This has led to a situation where it’s about survival for the upper management and a loss of talent, as those who have the capacity often take opportunities where innovation and stability reside.
There is no doubt that today has an omen of a watershed moment, but with the strength of the OWTU at risk and so much to lose on personal and political levels, the issue is whether there will be common ground or if there will be an attempt to mash up de place.
By the end of today the country will be clearer on the future of the state oil company Petrotrin.
Today is D-Day for Petrotrin as the company meets separately with the Oilfields Workers Trade Union (OWTU) which represents the majority of workers, the National Petroleum Staff Association and the Estate Police Association on the plan for the future of the state company.
Yesterday, company officials and Energy Minister Franklyn Khan remained mum on what the restructuring will entail, but union officials expressed concern that workers will be sent home. On Sunday, Energy Minister Franklyn Khan under whose portfolio Petrotrin falls, told the media that today’s discussions are “significant,” because “for the first time we will lay bare what our plans are.”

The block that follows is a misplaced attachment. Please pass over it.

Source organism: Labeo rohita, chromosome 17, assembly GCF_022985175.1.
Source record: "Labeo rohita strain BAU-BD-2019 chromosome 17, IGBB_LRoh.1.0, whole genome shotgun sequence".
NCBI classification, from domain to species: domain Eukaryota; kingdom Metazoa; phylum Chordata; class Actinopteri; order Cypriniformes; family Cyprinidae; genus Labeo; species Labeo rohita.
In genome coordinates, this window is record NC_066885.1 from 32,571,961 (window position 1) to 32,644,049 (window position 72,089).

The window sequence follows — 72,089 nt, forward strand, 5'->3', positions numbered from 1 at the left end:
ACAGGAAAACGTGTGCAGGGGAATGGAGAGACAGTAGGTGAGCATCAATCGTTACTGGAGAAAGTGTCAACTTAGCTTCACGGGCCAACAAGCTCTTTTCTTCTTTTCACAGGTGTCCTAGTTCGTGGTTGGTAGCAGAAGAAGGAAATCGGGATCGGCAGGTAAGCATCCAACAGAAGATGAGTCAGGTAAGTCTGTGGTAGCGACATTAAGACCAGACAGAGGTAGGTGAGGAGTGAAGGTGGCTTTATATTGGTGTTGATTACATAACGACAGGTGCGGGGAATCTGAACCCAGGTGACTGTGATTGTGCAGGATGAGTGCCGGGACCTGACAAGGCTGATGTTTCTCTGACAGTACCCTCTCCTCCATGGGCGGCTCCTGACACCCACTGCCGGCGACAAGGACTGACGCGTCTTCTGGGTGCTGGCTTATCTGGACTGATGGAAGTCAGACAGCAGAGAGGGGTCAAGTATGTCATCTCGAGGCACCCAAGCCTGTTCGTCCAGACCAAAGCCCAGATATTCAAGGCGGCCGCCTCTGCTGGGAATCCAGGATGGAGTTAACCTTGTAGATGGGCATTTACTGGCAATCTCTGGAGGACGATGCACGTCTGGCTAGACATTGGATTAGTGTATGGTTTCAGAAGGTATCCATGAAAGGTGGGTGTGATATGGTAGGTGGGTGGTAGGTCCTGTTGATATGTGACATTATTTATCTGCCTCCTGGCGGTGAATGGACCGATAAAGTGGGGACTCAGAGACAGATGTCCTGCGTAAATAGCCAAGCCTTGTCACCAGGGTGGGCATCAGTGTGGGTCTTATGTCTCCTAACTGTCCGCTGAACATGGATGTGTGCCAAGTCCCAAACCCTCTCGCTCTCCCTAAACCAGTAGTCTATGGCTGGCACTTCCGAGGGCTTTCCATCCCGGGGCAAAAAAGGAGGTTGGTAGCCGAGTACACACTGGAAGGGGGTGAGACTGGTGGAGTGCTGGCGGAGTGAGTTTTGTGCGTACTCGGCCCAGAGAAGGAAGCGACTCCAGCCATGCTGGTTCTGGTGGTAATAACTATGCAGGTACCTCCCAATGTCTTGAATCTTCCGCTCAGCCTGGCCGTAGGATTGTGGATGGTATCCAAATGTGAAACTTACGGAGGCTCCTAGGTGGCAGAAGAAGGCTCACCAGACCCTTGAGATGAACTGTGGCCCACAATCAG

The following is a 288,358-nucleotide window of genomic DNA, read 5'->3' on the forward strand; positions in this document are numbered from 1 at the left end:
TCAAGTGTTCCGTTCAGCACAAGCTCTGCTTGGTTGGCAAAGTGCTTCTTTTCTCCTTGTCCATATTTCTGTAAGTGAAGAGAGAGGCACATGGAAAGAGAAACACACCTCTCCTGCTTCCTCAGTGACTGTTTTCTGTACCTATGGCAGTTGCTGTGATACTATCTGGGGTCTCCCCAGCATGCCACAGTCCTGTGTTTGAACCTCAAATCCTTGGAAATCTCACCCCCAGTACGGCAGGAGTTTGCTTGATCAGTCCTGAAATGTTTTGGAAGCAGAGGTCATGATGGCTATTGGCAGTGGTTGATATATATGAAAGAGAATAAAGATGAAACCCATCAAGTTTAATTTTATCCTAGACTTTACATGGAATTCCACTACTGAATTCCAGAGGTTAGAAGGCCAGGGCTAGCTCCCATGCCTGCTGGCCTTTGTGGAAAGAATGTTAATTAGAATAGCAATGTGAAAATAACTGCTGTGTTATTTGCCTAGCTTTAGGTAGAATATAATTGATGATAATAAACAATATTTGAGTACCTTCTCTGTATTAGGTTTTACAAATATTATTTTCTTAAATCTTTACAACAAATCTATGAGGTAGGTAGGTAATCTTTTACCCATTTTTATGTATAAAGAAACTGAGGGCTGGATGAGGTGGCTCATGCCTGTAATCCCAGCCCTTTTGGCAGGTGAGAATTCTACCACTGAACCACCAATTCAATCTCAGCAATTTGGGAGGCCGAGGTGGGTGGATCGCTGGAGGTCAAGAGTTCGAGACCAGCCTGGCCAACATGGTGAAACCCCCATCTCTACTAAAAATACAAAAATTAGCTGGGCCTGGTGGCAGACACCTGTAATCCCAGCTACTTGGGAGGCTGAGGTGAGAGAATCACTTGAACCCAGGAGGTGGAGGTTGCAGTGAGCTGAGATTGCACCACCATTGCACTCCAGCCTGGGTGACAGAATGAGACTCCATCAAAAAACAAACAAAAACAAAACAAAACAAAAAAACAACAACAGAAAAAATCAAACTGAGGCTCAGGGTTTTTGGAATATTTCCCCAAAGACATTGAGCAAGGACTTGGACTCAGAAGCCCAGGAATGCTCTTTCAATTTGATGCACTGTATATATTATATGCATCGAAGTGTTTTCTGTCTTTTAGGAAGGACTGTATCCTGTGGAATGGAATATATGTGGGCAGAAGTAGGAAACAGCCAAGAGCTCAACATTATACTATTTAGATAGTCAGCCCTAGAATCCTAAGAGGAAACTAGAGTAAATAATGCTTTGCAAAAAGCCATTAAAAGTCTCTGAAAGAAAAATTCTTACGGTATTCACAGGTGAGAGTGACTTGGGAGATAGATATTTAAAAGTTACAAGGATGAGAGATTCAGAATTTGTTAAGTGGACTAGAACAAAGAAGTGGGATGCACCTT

Yesterday Khan declined further comment on the planned restructuring but he ruled out disposal of the assets saying: “Petrotrin does not belong to the PNM Cabinet, it belongs to the people of Trinidad and Tobago and for the time being we operate in trust for the people.
We will not flippantly dispose of the assets of the people of Trinidad and Tobago,” Khan said.
The plan to be revealed by the company follows months of discussions and international expert analysis which examined what Khan described as “the quagmire that is Petrotrin,” including its finances, performance, debt and its benchmarking which Khan described as being at the “bottom of the fourth quartile.”
Khan said the plan which had been “formulated and accepted on the future of Petrotrin,” will be articulated to the unions today. It is only after those meetings that the national community will be informed of what had been decided upon.
He did not want to prejudge what will happen after the Company meets the OWTU but contingency plans are being put in place in the event of any action by the workers led by the OWTU.
Khan said “this country is ruled by law and order. Any action deemed illegal will obviously have to be dealt with.”